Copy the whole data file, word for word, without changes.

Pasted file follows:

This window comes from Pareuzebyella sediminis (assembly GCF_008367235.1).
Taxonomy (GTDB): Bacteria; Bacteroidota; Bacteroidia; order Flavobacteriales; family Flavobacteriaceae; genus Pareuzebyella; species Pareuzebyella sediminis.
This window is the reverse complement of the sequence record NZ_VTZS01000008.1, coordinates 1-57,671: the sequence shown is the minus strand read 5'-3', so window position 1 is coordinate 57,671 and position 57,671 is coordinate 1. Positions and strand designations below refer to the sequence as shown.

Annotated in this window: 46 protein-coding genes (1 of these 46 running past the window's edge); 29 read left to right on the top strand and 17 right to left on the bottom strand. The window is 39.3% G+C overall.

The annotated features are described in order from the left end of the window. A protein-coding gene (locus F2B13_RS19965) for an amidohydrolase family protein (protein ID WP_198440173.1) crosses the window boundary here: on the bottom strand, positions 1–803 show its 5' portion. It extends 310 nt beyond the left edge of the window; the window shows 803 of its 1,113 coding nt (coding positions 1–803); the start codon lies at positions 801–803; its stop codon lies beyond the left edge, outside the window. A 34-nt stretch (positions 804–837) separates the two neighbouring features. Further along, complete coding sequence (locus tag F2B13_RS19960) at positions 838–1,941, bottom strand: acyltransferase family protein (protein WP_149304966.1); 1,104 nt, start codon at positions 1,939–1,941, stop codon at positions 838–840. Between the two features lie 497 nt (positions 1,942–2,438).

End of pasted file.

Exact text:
This window comes from Pareuzebyella sediminis (assembly GCF_008367235.1).
Taxonomy (GTDB): Bacteria; Bacteroidota; Bacteroidia; order Flavobacteriales; family Flavobacteriaceae; genus Pareuzebyella; species Pareuzebyella sediminis.
This window is the reverse complement of the sequence record NZ_VTZS01000008.1, coordinates 1-57,671: the sequence shown is the minus strand read 5'-3', so window position 1 is coordinate 57,671 and position 57,671 is coordinate 1. Positions and strand designations below refer to the sequence as shown.

Annotated in this window: 46 protein-coding genes (1 of these 46 running past the window's edge); 29 read left to right on the top strand and 17 right to left on the bottom strand. The window is 39.3% G+C overall.

The annotated features are described in order from the left end of the window. A protein-coding gene (locus F2B13_RS19965) for an amidohydrolase family protein (protein ID WP_198440173.1) crosses the window boundary here: on the bottom strand, positions 1–803 show its 5' portion. It extends 310 nt beyond the left edge of the window; the window shows 803 of its 1,113 coding nt (coding positions 1–803); the start codon lies at positions 801–803; its stop codon lies beyond the left edge, outside the window. A 34-nt stretch (positions 804–837) separates the two neighbouring features. Further along, complete coding sequence (locus tag F2B13_RS19960) at positions 838–1,941, bottom strand: acyltransferase family protein (protein WP_149304966.1); 1,104 nt, start codon at positions 1,939–1,941, stop codon at positions 838–840. Between the two features lie 497 nt (positions 1,942–2,438).